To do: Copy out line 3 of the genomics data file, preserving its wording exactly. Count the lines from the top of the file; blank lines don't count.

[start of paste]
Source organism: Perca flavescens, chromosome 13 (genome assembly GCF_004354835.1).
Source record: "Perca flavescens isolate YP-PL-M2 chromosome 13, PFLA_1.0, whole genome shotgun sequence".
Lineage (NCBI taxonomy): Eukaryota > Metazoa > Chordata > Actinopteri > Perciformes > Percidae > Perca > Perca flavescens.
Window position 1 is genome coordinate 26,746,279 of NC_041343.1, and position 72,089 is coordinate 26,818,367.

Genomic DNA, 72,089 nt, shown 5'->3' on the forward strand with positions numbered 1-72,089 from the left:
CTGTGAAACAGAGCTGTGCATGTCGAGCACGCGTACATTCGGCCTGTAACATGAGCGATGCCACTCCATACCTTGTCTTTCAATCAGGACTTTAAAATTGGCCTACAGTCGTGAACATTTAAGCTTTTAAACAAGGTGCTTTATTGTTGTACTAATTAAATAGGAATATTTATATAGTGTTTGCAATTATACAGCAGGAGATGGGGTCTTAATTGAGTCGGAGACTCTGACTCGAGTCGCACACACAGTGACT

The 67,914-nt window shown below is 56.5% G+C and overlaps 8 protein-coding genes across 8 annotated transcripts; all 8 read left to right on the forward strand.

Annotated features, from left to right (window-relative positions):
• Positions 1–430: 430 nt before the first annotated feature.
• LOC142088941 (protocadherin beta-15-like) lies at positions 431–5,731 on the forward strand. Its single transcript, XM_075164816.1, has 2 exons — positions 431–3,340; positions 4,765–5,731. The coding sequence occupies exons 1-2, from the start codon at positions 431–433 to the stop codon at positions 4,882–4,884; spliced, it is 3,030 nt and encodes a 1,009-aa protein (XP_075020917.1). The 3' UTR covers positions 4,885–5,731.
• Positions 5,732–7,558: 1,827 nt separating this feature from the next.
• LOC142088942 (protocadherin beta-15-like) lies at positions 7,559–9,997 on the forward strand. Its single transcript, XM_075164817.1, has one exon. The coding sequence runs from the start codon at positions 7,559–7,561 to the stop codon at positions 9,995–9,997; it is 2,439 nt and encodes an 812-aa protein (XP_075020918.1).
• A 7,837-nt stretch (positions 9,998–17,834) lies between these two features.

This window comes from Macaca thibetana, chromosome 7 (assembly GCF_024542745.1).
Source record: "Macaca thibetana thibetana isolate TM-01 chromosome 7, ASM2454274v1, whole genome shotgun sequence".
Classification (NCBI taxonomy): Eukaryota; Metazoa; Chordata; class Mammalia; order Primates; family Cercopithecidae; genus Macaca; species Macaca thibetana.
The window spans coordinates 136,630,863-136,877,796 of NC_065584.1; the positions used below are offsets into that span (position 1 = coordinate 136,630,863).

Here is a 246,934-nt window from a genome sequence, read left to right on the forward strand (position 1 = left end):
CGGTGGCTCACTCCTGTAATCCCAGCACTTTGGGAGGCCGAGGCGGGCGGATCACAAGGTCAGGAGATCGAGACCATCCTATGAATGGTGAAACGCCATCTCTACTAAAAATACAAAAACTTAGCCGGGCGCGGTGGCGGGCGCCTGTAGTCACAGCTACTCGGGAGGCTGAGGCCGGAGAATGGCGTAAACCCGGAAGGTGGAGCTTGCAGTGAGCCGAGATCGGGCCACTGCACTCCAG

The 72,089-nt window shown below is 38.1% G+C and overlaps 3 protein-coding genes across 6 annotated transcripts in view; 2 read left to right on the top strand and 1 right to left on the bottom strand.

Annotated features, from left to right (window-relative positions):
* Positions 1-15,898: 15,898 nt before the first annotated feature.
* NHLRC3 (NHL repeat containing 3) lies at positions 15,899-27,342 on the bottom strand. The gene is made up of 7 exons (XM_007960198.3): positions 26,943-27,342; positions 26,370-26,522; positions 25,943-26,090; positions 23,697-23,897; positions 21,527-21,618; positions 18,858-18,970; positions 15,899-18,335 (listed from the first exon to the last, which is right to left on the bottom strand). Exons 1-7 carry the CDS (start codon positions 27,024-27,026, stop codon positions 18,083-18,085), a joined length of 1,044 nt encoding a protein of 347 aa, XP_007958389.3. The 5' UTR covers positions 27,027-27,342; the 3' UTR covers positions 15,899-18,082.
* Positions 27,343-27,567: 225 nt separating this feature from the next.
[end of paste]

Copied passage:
Lineage (NCBI taxonomy): Eukaryota > Metazoa > Chordata > Actinopteri > Perciformes > Percidae > Perca > Perca flavescens.